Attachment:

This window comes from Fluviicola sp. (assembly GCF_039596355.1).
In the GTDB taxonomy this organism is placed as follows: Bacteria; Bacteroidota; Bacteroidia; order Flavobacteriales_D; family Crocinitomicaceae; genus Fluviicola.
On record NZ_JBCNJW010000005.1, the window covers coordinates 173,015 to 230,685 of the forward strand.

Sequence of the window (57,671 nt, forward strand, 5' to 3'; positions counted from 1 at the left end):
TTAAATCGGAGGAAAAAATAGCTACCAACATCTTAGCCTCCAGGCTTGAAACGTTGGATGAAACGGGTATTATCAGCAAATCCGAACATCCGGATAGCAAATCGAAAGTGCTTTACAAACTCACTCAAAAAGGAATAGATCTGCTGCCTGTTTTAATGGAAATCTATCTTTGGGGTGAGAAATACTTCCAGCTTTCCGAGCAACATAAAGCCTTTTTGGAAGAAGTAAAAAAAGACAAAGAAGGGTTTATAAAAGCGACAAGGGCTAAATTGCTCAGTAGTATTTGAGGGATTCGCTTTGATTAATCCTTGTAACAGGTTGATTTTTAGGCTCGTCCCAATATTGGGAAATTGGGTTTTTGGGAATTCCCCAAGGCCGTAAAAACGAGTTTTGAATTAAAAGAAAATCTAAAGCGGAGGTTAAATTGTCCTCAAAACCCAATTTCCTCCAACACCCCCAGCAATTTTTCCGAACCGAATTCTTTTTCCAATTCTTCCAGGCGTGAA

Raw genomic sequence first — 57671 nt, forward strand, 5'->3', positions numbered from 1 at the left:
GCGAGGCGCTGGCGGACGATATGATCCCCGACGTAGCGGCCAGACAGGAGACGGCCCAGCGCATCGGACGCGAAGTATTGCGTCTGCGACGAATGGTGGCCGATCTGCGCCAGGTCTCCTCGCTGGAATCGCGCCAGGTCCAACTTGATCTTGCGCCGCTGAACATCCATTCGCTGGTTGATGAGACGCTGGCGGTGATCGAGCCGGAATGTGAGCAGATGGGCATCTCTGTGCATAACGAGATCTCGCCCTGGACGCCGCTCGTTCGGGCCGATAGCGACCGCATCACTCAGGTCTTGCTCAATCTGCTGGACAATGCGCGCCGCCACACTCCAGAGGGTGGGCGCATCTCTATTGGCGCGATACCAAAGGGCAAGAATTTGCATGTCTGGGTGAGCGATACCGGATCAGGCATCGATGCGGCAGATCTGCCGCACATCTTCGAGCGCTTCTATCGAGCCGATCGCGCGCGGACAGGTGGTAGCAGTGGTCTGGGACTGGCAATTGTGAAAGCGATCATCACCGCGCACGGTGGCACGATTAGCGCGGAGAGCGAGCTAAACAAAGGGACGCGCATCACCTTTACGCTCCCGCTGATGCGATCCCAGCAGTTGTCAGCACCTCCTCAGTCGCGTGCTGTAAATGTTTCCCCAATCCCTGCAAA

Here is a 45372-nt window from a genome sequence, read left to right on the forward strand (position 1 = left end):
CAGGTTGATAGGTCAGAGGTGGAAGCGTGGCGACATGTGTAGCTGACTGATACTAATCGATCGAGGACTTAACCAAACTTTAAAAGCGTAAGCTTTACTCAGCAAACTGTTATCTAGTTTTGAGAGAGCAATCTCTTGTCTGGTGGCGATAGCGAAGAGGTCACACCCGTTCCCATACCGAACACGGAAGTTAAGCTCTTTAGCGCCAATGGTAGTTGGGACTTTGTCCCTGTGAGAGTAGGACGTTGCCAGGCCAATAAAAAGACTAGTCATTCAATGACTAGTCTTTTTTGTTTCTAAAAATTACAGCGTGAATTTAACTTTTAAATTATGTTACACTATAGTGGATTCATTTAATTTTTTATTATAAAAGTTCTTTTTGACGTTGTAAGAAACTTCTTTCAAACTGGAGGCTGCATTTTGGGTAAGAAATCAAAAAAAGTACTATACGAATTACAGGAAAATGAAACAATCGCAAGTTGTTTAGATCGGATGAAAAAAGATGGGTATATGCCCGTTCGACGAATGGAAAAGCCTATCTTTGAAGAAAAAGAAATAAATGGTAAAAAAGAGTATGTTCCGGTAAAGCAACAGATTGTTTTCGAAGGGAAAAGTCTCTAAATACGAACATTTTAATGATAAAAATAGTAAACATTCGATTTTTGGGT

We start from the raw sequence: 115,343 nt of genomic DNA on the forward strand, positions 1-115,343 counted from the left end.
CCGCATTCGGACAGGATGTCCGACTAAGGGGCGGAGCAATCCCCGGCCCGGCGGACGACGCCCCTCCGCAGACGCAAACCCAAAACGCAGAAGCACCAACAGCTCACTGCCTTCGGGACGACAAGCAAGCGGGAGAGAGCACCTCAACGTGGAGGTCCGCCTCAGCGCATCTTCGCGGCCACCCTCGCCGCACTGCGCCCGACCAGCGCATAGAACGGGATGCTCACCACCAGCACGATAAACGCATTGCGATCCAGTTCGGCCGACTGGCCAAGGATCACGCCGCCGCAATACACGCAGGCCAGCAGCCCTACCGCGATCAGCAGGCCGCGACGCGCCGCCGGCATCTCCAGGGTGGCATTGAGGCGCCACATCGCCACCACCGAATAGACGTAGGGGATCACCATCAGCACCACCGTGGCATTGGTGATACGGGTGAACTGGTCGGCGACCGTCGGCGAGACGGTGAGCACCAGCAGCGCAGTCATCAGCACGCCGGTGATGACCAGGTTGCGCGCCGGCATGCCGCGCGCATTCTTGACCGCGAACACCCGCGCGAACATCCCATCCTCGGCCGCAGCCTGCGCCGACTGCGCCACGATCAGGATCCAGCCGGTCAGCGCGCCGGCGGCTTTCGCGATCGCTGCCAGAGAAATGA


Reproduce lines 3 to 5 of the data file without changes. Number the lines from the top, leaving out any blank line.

On record NZ_JBCNJW010000005.1, the window covers coordinates 173,015 to 230,685 of the forward strand.

Sequence of the window (57,671 nt, forward strand, 5' to 3'; positions counted from 1 at the left end):
TTAAATCGGAGGAAAAAATAGCTACCAACATCTTAGCCTCCAGGCTTGAAACGTTGGATGAAACGGGTATTATCAGCAAATCCGAACATCCGGATAGCAAATCGAAAGTGCTTTACAAACTCACTCAAAAAGGAATAGATCTGCTGCCTGTTTTAATGGAAATCTATCTTTGGGGTGAGAAATACTTCCAGCTTTCCGAGCAACATAAAGCCTTTTTGGAAGAAGTAAAAAAAGACAAAGAAGGGTTTATAAAAGCGACAAGGGCTAAATTGCTCAGTAGTATTTGAGGGATTCGCTTTGATTAATCCTTGTAACAGGTTGATTTTTAGGCTCGTCCCAATATTGGGAAATTGGGTTTTTGGGAATTCCCCAAGGCCGTAAAAACGAGTTTTGAATTAAAAGAAAATCTAAAGCGGAGGTTAAATTGTCCTCAAAACCCAATTTCCTCCAACACCCCCAGCAATTTTTCCGAACCGAATTCTTTTTCCAATTCTTCCAGGCGTGAA